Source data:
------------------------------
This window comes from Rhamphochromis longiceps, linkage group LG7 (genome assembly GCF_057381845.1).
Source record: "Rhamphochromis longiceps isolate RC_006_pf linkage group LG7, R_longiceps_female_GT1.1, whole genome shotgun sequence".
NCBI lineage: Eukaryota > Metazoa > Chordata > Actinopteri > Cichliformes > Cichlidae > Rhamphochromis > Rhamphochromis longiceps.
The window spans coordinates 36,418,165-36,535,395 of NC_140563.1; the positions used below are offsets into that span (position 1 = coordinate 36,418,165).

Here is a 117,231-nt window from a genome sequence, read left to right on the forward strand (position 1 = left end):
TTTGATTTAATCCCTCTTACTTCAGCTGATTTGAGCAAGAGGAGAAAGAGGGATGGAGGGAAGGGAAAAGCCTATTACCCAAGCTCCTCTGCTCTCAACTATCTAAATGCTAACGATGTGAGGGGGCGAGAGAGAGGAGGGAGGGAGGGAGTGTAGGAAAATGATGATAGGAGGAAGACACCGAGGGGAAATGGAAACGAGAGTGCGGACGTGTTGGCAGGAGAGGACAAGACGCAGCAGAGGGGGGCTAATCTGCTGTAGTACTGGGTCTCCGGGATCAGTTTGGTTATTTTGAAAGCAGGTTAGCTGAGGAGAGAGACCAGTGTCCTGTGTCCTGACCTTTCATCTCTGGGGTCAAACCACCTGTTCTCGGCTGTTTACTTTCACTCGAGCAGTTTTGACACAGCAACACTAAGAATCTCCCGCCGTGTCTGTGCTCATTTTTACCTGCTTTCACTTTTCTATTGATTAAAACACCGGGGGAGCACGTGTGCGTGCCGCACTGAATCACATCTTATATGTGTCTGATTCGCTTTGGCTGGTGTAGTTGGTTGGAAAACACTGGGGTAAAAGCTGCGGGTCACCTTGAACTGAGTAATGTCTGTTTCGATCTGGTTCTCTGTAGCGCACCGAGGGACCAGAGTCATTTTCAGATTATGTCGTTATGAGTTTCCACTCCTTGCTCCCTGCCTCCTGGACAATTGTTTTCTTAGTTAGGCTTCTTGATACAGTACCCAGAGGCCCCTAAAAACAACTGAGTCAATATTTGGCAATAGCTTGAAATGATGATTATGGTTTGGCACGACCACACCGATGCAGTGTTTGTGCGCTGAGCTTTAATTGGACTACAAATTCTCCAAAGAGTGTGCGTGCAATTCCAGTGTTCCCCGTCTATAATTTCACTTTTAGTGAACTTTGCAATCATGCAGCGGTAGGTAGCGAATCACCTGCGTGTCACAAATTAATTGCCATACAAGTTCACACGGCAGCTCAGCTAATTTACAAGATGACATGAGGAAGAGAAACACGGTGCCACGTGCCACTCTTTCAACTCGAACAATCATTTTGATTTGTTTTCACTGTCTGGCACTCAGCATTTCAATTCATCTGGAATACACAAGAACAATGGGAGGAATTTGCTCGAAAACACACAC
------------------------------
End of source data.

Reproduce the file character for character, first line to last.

This window comes from Rhamphochromis longiceps, linkage group LG7 (genome assembly GCF_057381845.1).
Source record: "Rhamphochromis longiceps isolate RC_006_pf linkage group LG7, R_longiceps_female_GT1.1, whole genome shotgun sequence".
NCBI lineage: Eukaryota > Metazoa > Chordata > Actinopteri > Cichliformes > Cichlidae > Rhamphochromis > Rhamphochromis longiceps.
The window spans coordinates 36,418,165-36,535,395 of NC_140563.1; the positions used below are offsets into that span (position 1 = coordinate 36,418,165).

Here is a 117,231-nt window from a genome sequence, read left to right on the forward strand (position 1 = left end):
TTTGATTTAATCCCTCTTACTTCAGCTGATTTGAGCAAGAGGAGAAAGAGGGATGGAGGGAAGGGAAAAGCCTATTACCCAAGCTCCTCTGCTCTCAACTATCTAAATGCTAACGATGTGAGGGGGCGAGAGAGAGGAGGGAGGGAGGGAGTGTAGGAAAATGATGATAGGAGGAAGACACCGAGGGGAAATGGAAACGAGAGTGCGGACGTGTTGGCAGGAGAGGACAAGACGCAGCAGAGGGGGGCTAATCTGCTGTAGTACTGGGTCTCCGGGATCAGTTTGGTTATTTTGAAAGCAGGTTAGCTGAGGAGAGAGACCAGTGTCCTGTGTCCTGACCTTTCATCTCTGGGGTCAAACCACCTGTTCTCGGCTGTTTACTTTCACTCGAGCAGTTTTGACACAGCAACACTAAGAATCTCCCGCCGTGTCTGTGCTCATTTTTACCTGCTTTCACTTTTCTATTGATTAAAACACCGGGGGAGCACGTGTGCGTGCCGCACTGAATCACATCTTATATGTGTCTGATTCGCTTTGGCTGGTGTAGTTGGTTGGAAAACACTGGGGTAAAAGCTGCGGGTCACCTTGAACTGAGTAATGTCTGTTTCGATCTGGTTCTCTGTAGCGCACCGAGGGACCAGAGTCATTTTCAGATTATGTCGTTATGAGTTTCCACTCCTTGCTCCCTGCCTCCTGGACAATTGTTTTCTTAGTTAGGCTTCTTGATACAGTACCCAGAGGCCCCTAAAAACAACTGAGTCAATATTTGGCAATAGCTTGAAATGATGATTATGGTTTGGCACGACCACACCGATGCAGTGTTTGTGCGCTGAGCTTTAATTGGACTACAAATTCTCCAAAGAGTGTGCGTGCAATTCCAGTGTTCCCCGTCTATAATTTCACTTTTAGTGAACTTTGCAATCATGCAGCGGTAGGTAGCGAATCACCTGCGTGTCACAAATTAATTGCCATACAAGTTCACACGGCAGCTCAGCTAATTTACAAGATGACATGAGGAAGAGAAACACGGTGCCACGTGCCACTCTTTCAACTCGAACAATCATTTTGATTTGTTTTCACTGTCTGGCACTCAGCATTTCAATTCATCTGGAATACACAAGAACAATGGGAGGAATTTGCTCGAAAACACACAC